Diabetes education campaign wants elderly South Asian-Canadians to ‘live sweet, not eat sweet’
A Surrey-based media company is trying to get South Asians, especially elderly South Asians, to live sweet, instead of eating sweet, in an effort to combat diabetes.
Dunya Media said South Asians are three times more likely to have diabetes than the average Canadian, with 35,000 cases in the Fraser Valley alone.
The campaign is named Mithaas, after the Hindi word for ‘sweetness’, and its aim is to educate South Asians about the condition.
Spokesperson Kashif Pasta said it’s aimed particularly at immigrants and elderly South Asians.
“When they feel like they’re displaced from their identity a little bit, they kind of latch on to what they feel are the signifiers [sic] of their culture,” Pasta said. “So it becomes a lot about sweets and celebration in order to feel a sense of home. And we’re saying live sweet, or connect with your family.”
Pasta said when elderly South Asians visit the doctor, they often receive dietary advice that’s hard for them to implement culturally — and often in the form of pamphlets written in English that may never get read.
“So it might be: ‘You’re eating too many fried foods, too many sweets, switch to a grilled piece of fish or whatever’,” said Pasta.
“That might not be very appealing to a South Asian senior, but if they are made to understand there are much healthier options within their cuisine — I mean as we see right now, nothing is more popular than superfoods like turmeric.”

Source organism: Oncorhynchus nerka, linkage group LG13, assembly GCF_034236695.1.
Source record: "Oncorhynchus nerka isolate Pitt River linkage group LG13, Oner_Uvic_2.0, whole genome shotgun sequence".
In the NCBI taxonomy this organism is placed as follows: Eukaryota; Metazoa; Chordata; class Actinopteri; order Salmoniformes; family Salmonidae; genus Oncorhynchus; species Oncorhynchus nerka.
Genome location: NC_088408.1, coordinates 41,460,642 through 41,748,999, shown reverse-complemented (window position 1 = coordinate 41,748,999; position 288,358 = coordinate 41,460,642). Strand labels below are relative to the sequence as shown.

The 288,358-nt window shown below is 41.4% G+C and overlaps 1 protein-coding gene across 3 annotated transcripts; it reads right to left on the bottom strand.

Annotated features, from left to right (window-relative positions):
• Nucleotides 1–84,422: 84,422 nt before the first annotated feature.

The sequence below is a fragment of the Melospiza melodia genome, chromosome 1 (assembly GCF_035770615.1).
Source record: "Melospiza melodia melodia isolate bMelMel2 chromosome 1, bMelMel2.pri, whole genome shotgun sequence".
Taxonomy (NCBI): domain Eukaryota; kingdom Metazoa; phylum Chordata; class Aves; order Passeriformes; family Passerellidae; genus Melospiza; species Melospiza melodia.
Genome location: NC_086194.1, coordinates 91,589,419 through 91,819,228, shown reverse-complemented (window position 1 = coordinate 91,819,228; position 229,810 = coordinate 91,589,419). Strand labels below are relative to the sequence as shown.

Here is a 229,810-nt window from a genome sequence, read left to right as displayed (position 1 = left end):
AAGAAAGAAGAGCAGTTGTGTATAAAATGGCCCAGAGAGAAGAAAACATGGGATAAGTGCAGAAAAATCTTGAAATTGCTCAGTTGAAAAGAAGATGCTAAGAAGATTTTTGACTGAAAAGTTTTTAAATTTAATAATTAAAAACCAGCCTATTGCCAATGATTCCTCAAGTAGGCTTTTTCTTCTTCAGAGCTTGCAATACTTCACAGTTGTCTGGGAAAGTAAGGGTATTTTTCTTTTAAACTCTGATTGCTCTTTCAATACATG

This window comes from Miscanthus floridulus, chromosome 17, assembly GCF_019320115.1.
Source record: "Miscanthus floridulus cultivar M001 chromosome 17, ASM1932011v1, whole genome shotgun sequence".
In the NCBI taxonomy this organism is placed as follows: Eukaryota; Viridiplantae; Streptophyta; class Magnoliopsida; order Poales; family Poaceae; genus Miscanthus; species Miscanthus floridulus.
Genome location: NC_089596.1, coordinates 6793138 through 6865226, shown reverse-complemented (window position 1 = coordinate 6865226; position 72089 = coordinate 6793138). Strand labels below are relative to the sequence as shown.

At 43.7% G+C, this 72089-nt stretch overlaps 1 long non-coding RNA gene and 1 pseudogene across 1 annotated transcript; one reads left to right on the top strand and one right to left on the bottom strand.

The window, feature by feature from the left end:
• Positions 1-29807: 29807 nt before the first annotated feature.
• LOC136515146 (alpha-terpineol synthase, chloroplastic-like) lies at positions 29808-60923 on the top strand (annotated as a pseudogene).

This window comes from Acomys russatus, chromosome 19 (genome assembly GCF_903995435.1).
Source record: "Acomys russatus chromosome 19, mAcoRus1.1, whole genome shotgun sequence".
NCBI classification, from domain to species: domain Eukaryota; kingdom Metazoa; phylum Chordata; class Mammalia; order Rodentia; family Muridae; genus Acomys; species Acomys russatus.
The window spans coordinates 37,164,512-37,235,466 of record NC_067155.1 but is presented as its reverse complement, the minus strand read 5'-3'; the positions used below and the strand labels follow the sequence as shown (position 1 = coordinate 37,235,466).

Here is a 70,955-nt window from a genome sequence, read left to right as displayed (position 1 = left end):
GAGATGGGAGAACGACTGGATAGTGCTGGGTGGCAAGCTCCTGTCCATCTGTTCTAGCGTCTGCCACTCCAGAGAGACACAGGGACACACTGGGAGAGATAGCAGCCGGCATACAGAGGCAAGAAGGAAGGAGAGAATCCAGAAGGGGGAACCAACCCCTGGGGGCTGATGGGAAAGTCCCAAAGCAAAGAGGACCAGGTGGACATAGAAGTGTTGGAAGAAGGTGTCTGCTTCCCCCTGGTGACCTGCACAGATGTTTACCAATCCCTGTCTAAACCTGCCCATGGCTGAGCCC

A press release from Dunya said the campaign aims to “meet people where they already are, instead of asking them to come to us”.
The release said South Asian seniors are extremely active on Whatsapp, so the company is launching a subscription to weekly tips through the app that can be sent directly to their phones. Pasta said that will help combat the spread of fake health tips, which he said is a big problem in the community.
Online information available will include graphics, videos, and a short film but Dunya will also be hosting fitness workshops with nutritionists onsite to provide information on healthy cuisine.
Pasta said while Mithaas has seniors’ health in mind, it wants young South Asians to get involved as well.
“A lot of times, South Asians live in a joint family, and we can feel pretty disconnected generationally, but it’s also one of our biggest strengths. So the idea of taking responsibility within our families, talking to our family members whether they’re older or younger about healthy habits they can be improving with — that’ll get us a lot of the way.”
Pasta said the idea isn’t for South Asians to cut out sugar completely, but rather reduce their intake.
“If people take two teaspoons of sugar in their tea twice a day, if they just cut that to one teaspoon, that’s over five kilograms a year of sugar that they’re not eating. And that’s progress.”
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